Argentina has its Malbec, Chile its Carmenere – is Cabernet Franc the future black grape of South Africa? Probably not but it’s increasingly being recognised as yet another Bordeaux grape variety which does better in sunny Southern climes than it does in its homeland of France. Older than Cabernet Sauvignon but less known, South African winemakers are treating Cab Franc with ever-growing confidence and respect.

Where does it come from?

Cabernet Franc likes a warm climate but doesn’t like to be cooked. The varying terroirs and micro-climates around Stellenbosch suit it to perfection, in particular the cooler side of the town, en route to Somerset West. Cabernet Franc likes well-drained soils so sites with a bit of a slope work very well indeed allowing maximum exposure to long, sunny afternoons – you’ll find great examples in the foothills of the Simonsberg and along the Banghoek Valley heading towards Franschhoek as well.

What does it taste like?

Cabernet Franc is often described as being a ‘green Cabernet Sauvignon’ which can confuse winelovers who may easily believe that it simply tastes unripe. This is not the case at all. The greenness of Cabernet Franc is more of a ripe herbaceousness, a fresh green pepper hint mixed in with perfumed aromatics such as cedar, violets, liquorice and spice. And of course all these forthright and pungent aromas are rounded out and softened by healthy dollops of black berries, cherries and currants. For palates bored by Cabernet Sauvignon, Cabernet France can be a refreshing and exhilarating change and it’s often used to spice up Bordeaux blends as well as working well on its own.

What else should we know?

Cabernet Franc is actually one of the parents of Cabernet Sauvignon (along with Sauvignon Blanc believe it or not!) so it’s a much older variety and hails from both the Bordeaux and Loire Valley regions. In Bordeaux, it tends to be used much more in the Right Bank wines of St Emilion and Pomerol, whilst further north in the Loire Valley, it makes lesser-known labels such as Chinon and Bourgeuil. It often struggles to ripen in France and it is SA’s exposure to lovely sunshine and the soft roundness with freshness which is attracting notice from commentators such as Jancis Robinson, Tim Atkin and more. Very successful blends in SA copy the Right Bank model and mix Cab Franc with Merlot to excellent effect. But it’s the straight Cab Francs which really reveal the potential of the grape in SA – deep, dark, intense but with a softness and savouriness seldom found in France.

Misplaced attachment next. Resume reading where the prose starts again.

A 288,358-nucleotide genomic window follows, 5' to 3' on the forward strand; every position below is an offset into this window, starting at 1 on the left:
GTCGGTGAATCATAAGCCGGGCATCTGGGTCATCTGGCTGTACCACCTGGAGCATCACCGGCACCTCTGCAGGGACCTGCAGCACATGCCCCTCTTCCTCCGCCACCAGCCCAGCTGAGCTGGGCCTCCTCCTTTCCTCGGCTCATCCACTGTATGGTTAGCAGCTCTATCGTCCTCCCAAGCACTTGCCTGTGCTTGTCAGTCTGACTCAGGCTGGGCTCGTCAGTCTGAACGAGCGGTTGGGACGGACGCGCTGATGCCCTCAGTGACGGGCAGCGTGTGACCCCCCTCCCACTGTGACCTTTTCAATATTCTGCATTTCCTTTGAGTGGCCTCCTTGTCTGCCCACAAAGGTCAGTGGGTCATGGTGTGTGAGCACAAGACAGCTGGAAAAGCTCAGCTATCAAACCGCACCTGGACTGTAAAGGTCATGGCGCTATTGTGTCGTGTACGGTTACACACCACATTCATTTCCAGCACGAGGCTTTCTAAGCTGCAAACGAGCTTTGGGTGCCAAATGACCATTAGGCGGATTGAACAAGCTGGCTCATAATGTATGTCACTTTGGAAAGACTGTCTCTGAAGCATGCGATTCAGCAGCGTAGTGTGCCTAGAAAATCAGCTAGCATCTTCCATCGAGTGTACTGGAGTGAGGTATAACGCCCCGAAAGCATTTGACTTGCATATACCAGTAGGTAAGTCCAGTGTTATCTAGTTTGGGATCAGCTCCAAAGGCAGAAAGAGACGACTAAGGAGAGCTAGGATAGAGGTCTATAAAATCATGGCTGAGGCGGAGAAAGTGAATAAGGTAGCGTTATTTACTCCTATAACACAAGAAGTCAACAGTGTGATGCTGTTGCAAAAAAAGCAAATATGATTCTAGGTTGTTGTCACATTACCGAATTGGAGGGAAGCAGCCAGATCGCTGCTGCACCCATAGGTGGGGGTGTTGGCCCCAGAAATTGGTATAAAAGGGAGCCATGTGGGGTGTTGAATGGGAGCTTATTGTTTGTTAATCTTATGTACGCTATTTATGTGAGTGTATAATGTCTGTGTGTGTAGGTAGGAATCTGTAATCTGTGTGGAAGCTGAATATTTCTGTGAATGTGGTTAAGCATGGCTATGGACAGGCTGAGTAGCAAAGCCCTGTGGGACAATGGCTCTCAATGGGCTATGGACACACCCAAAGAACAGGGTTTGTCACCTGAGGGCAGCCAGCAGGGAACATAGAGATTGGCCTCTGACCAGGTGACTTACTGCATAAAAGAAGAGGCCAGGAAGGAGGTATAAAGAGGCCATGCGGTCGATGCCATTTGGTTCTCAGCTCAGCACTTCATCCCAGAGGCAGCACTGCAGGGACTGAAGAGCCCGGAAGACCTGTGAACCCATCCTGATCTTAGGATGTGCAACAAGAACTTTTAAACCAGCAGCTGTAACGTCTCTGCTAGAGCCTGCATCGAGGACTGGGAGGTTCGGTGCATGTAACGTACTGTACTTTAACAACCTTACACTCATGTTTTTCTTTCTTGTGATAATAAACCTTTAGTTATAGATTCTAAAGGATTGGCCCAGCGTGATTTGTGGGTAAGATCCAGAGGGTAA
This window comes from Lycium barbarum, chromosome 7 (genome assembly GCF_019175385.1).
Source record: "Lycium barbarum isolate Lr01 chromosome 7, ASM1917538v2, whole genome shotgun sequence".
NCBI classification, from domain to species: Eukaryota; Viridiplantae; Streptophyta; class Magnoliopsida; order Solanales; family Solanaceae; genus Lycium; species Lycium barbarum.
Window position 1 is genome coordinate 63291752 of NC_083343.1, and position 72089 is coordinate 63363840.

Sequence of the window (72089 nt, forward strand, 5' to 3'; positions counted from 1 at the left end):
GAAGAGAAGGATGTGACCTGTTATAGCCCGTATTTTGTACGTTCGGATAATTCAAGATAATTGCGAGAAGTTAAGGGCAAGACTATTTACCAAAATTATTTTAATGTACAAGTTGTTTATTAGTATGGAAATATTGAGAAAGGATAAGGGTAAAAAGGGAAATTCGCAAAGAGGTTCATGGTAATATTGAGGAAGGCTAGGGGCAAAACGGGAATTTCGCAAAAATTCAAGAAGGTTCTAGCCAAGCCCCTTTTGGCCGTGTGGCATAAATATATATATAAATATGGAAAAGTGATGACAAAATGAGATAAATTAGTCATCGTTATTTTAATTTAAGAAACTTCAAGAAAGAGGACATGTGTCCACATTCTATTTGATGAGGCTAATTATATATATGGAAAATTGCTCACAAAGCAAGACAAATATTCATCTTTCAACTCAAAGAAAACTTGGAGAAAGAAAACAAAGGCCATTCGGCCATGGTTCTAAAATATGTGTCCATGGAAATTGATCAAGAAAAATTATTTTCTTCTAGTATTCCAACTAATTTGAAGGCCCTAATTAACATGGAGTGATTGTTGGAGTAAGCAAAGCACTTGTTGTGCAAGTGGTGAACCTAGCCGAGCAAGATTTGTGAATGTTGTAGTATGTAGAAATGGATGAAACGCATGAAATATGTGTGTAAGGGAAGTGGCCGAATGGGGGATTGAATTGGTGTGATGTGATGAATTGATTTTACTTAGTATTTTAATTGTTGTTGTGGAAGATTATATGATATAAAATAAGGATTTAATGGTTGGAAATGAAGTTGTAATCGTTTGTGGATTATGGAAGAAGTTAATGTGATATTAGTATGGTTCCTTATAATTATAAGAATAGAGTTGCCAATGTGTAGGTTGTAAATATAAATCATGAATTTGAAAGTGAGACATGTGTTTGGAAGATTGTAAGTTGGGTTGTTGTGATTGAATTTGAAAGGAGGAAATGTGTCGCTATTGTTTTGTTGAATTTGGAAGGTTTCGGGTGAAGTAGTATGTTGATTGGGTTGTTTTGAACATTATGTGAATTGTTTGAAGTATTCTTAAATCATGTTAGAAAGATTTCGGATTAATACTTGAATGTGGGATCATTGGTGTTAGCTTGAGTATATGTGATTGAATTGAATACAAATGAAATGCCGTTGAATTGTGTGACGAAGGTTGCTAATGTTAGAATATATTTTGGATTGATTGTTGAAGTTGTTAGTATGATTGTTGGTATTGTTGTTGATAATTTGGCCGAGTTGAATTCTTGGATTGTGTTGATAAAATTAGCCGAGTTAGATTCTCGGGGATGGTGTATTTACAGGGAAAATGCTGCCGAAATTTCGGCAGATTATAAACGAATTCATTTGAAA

What should we eat with it?

Cab Franc is a very food-friendly wine, matching all the usual things you’d think of with a black grape ie meats and cheeses. It has great acidity as well and its spicy edge means that it can handle quite rich food – think springbok stews or potjies and savoury meaty terrines. Occasionally, you’ll also find dark chocolate hints which means lighter, less tannic versions can often handle the spice associated with a Mexican chilli/choc sauce.